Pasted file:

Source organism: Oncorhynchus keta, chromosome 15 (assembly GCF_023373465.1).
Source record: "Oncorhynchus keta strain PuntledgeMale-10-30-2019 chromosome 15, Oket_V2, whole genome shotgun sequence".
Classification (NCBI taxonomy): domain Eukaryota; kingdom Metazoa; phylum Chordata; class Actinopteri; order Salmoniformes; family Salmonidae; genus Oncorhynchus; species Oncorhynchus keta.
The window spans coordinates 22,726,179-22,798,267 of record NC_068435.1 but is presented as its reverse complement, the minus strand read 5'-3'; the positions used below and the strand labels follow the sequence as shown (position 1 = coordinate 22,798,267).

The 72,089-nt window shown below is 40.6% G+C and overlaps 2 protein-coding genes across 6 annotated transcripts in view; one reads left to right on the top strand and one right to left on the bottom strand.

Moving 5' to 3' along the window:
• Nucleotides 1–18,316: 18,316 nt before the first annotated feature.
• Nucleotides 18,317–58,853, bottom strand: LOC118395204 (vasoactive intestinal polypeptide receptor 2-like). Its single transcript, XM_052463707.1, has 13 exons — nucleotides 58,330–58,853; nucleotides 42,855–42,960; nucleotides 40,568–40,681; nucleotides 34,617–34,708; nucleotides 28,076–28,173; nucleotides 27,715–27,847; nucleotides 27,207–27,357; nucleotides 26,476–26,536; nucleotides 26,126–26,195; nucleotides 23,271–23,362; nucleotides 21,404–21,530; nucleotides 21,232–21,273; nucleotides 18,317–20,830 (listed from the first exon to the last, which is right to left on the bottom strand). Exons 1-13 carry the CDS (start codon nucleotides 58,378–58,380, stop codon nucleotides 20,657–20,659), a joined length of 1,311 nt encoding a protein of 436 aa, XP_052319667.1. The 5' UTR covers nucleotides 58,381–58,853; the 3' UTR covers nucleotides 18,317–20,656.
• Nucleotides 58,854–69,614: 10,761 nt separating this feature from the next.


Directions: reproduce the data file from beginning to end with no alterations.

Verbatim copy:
Source organism: Oncorhynchus keta, chromosome 15 (assembly GCF_023373465.1).
Source record: "Oncorhynchus keta strain PuntledgeMale-10-30-2019 chromosome 15, Oket_V2, whole genome shotgun sequence".
Classification (NCBI taxonomy): domain Eukaryota; kingdom Metazoa; phylum Chordata; class Actinopteri; order Salmoniformes; family Salmonidae; genus Oncorhynchus; species Oncorhynchus keta.
The window spans coordinates 22,726,179-22,798,267 of record NC_068435.1 but is presented as its reverse complement, the minus strand read 5'-3'; the positions used below and the strand labels follow the sequence as shown (position 1 = coordinate 22,798,267).

The 72,089-nt window shown below is 40.6% G+C and overlaps 2 protein-coding genes across 6 annotated transcripts in view; one reads left to right on the top strand and one right to left on the bottom strand.

Moving 5' to 3' along the window:
• Nucleotides 1–18,316: 18,316 nt before the first annotated feature.
• Nucleotides 18,317–58,853, bottom strand: LOC118395204 (vasoactive intestinal polypeptide receptor 2-like). Its single transcript, XM_052463707.1, has 13 exons — nucleotides 58,330–58,853; nucleotides 42,855–42,960; nucleotides 40,568–40,681; nucleotides 34,617–34,708; nucleotides 28,076–28,173; nucleotides 27,715–27,847; nucleotides 27,207–27,357; nucleotides 26,476–26,536; nucleotides 26,126–26,195; nucleotides 23,271–23,362; nucleotides 21,404–21,530; nucleotides 21,232–21,273; nucleotides 18,317–20,830 (listed from the first exon to the last, which is right to left on the bottom strand). Exons 1-13 carry the CDS (start codon nucleotides 58,378–58,380, stop codon nucleotides 20,657–20,659), a joined length of 1,311 nt encoding a protein of 436 aa, XP_052319667.1. The 5' UTR covers nucleotides 58,381–58,853; the 3' UTR covers nucleotides 18,317–20,656.
• Nucleotides 58,854–69,614: 10,761 nt separating this feature from the next.